One of the most overlooked facts of discipline is this: A mediocre approach used regularly and over time will work better than the most brilliant approach used sporadically and tentatively. Perseverance is as hard to practice, if not more so, than consistency, but the rewards are immeasurable for both you and your daughter. Through perseverance you will eventually see success, while your daughter learns lessons at your hands, not the world’s. And your hands are so much gentler.

To learn more about Dr. Ray Guarendi, please visit his website: http://drray.com

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About the Author

Dr. Ray Guarendi is a father of 10, clinical psychologist, author, public speaker and radio host. His radio show ― "The Doctor Is In" ― can be heard weekdays. Please see our radio affiliate listings (Ave Maria Radio & EWTN Radio) for a station in your area. You can also listen live online or on Sirius satellite radio, channel 160. Dr. Ray's experience includes school districts, Head Start programs, mental health centers, substance abuse programs, inpatient psychiatric centers, juvenile courts, and a private practice. Dr. Ray has been a regular guest on national radio and television, including Oprah, Joan Rivers, Scott Ross Prime Time, 700 Club, Gordon Elliot, and CBS This Morning. He's appeared on regional radio and television shows in over 40 states and Canada. He has been the program psychologist for Cleveland's Morning Exchange, Pittsburgh 2-Day, and AM Indiana. He has written several books, including Discipline That Lasts a Lifetime, You’re a Better Parent Than You Think!, now in its twenty-fifth printing, Back to the Family, Good Discipline, Great Teens, Adoption: Choosing It, Living It, Loving It and his newest book, Marriage: Small Steps, Big Rewards.

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1 Comment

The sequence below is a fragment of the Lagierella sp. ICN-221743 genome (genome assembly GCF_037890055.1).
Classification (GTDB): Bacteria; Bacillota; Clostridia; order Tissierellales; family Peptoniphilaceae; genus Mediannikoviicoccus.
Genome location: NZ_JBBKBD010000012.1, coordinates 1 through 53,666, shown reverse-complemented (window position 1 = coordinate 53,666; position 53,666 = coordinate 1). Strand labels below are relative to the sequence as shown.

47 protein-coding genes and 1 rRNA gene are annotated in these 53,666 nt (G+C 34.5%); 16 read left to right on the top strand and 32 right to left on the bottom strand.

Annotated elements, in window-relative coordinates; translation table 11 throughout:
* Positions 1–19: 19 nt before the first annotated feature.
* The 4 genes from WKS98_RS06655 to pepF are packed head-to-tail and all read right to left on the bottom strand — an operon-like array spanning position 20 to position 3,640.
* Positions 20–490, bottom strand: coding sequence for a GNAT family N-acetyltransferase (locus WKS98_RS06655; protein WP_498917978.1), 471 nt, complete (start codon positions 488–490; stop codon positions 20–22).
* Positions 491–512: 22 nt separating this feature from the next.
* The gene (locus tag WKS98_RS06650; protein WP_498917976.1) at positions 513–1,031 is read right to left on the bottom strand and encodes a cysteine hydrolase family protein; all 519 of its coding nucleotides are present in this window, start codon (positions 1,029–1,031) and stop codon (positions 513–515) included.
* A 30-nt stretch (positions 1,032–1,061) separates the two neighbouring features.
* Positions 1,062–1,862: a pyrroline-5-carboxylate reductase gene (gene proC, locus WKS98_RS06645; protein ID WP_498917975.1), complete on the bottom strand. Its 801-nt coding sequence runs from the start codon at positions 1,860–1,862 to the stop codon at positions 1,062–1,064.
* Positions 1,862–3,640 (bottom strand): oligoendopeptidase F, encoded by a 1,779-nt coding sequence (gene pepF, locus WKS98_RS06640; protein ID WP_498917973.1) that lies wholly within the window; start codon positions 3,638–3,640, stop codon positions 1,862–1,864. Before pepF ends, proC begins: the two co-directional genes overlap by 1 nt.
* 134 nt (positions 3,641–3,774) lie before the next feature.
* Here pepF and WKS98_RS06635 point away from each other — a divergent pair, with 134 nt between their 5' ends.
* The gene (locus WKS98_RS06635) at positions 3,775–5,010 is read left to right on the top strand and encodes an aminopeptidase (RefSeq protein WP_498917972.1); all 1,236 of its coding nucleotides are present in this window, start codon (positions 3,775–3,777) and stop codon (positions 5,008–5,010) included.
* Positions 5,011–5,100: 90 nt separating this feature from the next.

1. In terms of personality and temperament, human beings are like snowflakes; in that no two are alike. Similarities may exist but the human person is highly individual and unique, and I believe that is due to the fact that we are wonderfully and fearfully made, and peculiarly loved by God. He created us individually to be one of a kind. Based upon my experience and interactions with people, adults in particular, for adults are far more challenging to deal with than children as they are less malleable; the psychological profile that commonly dictates the psychological approach and thus method is an insufficient paradigm for contending with the needs of any given person. The psychological application of any given practice employed to teach and instill discipline, becomes one dimensional in effectiveness, when as people of faith, we fail to allow the dynamism of the Spirit to guide and thus influence our actions. We frustrate ourselves in attempts at behavioral modification with our children via recommendations based upon theories rooted in pure human psychology; yet we can look at the changes we pursue in our personal, adult lives and recognize the propensity for utter failure, unless we cooperate with God’s grace through prayer, sacramental fortification, and self-denial. Younger persons are actually easier to ‘prune’ thus influence than we adults. Human behavior is not rocket science and is highly predictable often times.We live what we learn and our greatest teachers are the examples in our immediate environment; for without the practice of self-denial and allowance of Divine guidance, we tend to emulate our closest peers be it friends or family. Ever hear the phrase, ” You are acting so loudly, I cannot hear what you are saying.”? As parents, we primarily exemplify God to our offspring, until maturity leads our young into their own personal and intimate relationship with Christ. If our own relationship with God is not firmly cemented and lacking, our significance to our children will be impaired. Based upon my experience and observation of many family situations, including my own, when children are in need of discipline, my first clue to the cause is found in the activities of the adults in the immediate environment. However, our pride rejects considering the most obvious variable of example and thus influence; ourselves. Usually our children need discipline because we do. Allowing ourselves to be transformed by God , and living and demonstrating such,will be the greatest example, and thus disciplining factor in the lives of our children. The reality we must remember and keep in the forefront of our minds, is that we are given authority by God over our children, but it is a spiritual clout. If we do not master ourselves, we can never effectively influence our offspring; and the efficacious utilization of one’s God given authority takes practice, and much of it. Love covers a multitude of sins and the consequent behavioral problems, and prayer is the key. Love, prayer, self-denial, self-discipline, and self-control are the greatest parental disciplines we can employ. This reality is not mortal psychology but Divine law.